House Democrat presses Google executives for answers on handling of health data
Rep. Pramila JayapalPramila JayapalOvernight Health Care — Presented by Johnson & Johnson – House progressives may try to block vote on Pelosi drug bill | McConnell, Grassley at odds over Trump-backed drug pricing bill | Lawmakers close to deal on surprise medical bills Hillicon Valley: FTC rules Cambridge Analytica engaged in ‘deceptive practices’ | NATO researchers warn social media failing to remove fake accounts | Sanders calls for breaking up Comcast, Verizon House Democrat presses Google executives for answers on handling of health data MORE (D-Wash.) on Friday pressed Google executives for answers on how the company is collecting and protecting sensitive consumer health data as part of a special project with a health care group.
Jayapal sent a letter to Google CEO Sundar Pichai, former Alphabet CEO Larry Page and Google Cloud senior official Tariq Shaukat to express her “concern” about how Google would protect personal health data collected. Google is part of Alphabet.
Jayapal’s concerns stemmed from a Wall Street Journal article last month, which found that Google was partnering with health care group Ascension to gather and analyze the personal health data of millions of American’s as part of a program known as “Project Nightingale.”
“Through Project Nightingale, your companies are likely to acquire over 50 million patient records and gain access to patient data from over 2,600 health care facilities,” Jayapal wrote to the executives.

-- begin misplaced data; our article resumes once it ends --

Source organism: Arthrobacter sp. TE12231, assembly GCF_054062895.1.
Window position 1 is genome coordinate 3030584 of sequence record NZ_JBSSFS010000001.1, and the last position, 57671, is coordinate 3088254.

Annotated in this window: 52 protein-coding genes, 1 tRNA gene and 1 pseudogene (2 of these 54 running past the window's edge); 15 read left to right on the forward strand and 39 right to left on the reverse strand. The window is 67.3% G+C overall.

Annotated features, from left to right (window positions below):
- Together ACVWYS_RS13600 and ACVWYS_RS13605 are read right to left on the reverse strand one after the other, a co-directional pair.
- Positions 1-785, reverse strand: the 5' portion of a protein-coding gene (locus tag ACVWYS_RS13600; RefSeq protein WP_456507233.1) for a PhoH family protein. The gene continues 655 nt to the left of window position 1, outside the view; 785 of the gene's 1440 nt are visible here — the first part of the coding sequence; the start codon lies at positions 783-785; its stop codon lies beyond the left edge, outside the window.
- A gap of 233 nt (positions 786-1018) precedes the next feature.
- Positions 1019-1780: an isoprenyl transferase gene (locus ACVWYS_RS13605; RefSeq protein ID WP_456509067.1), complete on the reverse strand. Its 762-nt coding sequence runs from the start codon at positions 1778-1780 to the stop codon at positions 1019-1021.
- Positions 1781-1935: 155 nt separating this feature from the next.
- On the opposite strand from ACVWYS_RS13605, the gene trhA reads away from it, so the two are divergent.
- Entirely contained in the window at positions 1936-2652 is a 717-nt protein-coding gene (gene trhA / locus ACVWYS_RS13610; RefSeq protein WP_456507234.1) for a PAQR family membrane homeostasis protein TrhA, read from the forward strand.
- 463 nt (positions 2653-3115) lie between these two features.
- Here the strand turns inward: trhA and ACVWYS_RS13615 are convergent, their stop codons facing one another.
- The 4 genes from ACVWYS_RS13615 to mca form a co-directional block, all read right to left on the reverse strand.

The House Democrat noted that as Google and Alphabet “have engaged in an ever-widening acquisition of the highly personal health-related information of millions of people, Americans now face the prospect of having their sensitive health information handled by corporations who may misuse it.”
Jayapal asked that the officials send her information on what type of confidential health data Google collects, how the company plans to protect this data against cyberattacks, and whether Alphabet would commit to creating an “opt-in regime” in which users would have to give their consent to their data being collected and used before Alphabet could do so.
Jayapal emphasized that “people’s lives, bodies and healthcare are precious and merit extreme sensitivity. When people seek medical advice or track their healthcare, they expect privacy.”
Click Here: true religion jean short
She asked that the officials respond to her questions by Jan. 5.
A spokesperson for Google pointed The Hill toward a Q&A posted online last month about Project Nightingale when asked for comment.
In the Q&A, Google wrote that “we believe Google’s work with Ascension adheres to industry-wide regulations … regarding patient data, and comes with strict guidance on data privacy, security, and usage.”
Jayapal’s letter comes after the Department of Health and Human Services’s Office for Civil Rights (OCR) opened an investigation into Google’s health data collection practices in November. OCR is seeking to determine whether Google’s partnership with Ascension violated the Health Insurance Portability and Accountability Act (HIPAA).
Several other congressional Democrats have also taken an interest in the issue.
Four other House Democrats, including House Energy and Commerce Committee Chairman Frank Pallone Jr.Frank Joseph PalloneOvernight Health Care — Presented by Johnson & Johnson – House progressives may try to block vote on Pelosi drug bill | McConnell, Grassley at odds over Trump-backed drug pricing bill | Lawmakers close to deal on surprise medical bills Key negotiator says deal close on surprise medical bills legislation House Democrat presses Google executives for answers on handling of health data MORE (N.J.), sent letters to both Google and Ascension last month asking questions about Project Nightingale. The Democrats asked that the companies brief them on the project by Dec. 6.
“While we appreciate your efforts to provide the public with further information about Project Nightingale, this initiative raises serious privacy concerns,” the members wrote last month.
A spokesperson for the House Energy and Commerce Committee did not respond to request for comment on whether the companies have responded to the Democratic members.